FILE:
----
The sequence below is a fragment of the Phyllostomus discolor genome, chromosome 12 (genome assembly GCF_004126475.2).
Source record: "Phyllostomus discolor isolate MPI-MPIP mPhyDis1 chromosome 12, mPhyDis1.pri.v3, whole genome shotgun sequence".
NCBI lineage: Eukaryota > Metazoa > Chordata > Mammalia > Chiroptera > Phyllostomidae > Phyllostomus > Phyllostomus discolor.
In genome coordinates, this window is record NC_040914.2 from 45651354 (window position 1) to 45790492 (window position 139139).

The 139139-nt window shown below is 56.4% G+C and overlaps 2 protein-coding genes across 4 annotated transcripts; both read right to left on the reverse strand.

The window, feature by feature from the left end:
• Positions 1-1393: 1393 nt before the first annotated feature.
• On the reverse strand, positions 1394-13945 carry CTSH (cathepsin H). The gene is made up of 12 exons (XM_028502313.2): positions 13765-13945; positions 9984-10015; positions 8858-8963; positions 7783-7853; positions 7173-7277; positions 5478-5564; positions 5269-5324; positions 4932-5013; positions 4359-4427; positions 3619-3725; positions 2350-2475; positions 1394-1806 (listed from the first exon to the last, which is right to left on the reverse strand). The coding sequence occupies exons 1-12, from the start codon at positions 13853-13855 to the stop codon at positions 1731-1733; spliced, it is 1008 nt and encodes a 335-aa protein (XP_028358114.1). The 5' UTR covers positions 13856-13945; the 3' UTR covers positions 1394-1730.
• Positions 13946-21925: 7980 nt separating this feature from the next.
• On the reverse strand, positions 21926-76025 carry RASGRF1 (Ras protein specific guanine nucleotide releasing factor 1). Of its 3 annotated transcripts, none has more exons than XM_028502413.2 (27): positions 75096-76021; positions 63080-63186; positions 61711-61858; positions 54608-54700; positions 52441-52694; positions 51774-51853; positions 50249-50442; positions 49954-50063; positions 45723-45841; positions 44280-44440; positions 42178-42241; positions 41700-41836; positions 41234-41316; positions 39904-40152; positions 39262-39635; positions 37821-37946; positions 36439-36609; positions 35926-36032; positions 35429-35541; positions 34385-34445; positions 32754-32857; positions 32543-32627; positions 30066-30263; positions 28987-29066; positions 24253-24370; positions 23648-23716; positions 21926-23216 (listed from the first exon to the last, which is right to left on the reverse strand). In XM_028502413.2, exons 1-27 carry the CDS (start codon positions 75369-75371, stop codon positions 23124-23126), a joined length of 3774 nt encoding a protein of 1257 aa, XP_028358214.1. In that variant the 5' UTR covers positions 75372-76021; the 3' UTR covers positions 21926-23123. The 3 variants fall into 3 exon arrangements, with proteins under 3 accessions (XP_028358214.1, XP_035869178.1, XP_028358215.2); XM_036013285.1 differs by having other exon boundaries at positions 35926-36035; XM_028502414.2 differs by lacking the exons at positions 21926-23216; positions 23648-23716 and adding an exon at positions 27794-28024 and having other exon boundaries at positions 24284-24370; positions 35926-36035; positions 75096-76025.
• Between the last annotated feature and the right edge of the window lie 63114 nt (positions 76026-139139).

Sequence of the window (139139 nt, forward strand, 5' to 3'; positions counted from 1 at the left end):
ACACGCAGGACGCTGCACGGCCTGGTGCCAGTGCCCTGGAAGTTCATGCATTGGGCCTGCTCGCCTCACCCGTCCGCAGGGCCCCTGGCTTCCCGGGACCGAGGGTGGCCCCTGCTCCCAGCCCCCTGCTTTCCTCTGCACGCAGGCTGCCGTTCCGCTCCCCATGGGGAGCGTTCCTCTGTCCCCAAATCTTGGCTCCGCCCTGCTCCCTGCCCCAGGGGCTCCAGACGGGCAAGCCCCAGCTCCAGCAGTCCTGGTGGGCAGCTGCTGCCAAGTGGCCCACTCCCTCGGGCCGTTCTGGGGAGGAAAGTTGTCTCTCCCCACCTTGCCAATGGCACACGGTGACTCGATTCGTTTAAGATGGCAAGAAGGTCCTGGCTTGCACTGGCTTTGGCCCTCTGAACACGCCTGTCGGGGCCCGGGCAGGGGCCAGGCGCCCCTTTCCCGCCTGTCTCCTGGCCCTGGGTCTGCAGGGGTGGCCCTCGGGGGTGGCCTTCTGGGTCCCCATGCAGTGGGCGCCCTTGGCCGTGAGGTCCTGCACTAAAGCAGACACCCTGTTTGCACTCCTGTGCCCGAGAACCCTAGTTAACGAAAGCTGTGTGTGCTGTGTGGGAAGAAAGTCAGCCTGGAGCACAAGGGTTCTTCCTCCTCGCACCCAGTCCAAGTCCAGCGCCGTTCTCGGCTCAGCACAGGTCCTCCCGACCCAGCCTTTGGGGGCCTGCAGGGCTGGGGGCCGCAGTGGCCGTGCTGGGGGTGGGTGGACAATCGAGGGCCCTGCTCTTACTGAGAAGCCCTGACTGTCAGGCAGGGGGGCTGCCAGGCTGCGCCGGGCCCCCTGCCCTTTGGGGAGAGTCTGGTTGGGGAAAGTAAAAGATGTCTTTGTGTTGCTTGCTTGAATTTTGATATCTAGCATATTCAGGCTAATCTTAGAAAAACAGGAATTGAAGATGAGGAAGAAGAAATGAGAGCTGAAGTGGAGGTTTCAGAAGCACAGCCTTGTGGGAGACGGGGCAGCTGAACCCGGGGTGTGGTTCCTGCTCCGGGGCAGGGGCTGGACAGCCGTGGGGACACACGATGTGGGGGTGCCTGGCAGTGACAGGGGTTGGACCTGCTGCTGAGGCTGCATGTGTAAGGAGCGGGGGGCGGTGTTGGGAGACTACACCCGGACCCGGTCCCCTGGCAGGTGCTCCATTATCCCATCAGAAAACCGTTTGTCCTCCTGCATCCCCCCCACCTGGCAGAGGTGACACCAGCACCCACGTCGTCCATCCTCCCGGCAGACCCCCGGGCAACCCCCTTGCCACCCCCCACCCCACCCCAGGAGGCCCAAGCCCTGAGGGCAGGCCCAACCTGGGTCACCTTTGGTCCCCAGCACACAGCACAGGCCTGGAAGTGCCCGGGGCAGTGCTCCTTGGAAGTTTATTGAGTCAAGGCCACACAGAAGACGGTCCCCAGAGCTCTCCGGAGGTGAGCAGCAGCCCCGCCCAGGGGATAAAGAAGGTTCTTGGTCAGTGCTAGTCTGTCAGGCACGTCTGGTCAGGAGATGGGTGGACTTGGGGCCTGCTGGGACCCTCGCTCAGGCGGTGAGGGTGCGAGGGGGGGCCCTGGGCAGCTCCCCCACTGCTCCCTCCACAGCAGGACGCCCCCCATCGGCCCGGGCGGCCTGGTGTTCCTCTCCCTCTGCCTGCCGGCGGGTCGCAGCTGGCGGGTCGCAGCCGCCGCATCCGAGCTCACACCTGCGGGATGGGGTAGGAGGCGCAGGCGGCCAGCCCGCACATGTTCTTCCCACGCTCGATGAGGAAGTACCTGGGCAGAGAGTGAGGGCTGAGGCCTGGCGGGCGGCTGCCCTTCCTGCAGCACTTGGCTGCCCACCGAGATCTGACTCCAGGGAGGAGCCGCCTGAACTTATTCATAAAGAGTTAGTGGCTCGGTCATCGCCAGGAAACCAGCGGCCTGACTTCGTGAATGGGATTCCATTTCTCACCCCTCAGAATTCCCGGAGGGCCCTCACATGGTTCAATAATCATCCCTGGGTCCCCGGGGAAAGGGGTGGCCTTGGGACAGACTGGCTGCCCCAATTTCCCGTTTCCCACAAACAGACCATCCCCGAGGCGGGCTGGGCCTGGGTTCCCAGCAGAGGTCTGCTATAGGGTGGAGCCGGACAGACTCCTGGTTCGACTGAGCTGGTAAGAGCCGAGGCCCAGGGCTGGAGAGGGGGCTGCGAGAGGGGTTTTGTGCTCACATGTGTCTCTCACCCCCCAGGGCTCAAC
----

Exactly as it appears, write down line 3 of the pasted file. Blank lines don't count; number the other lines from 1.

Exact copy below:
NCBI lineage: Eukaryota > Metazoa > Chordata > Mammalia > Chiroptera > Phyllostomidae > Phyllostomus > Phyllostomus discolor.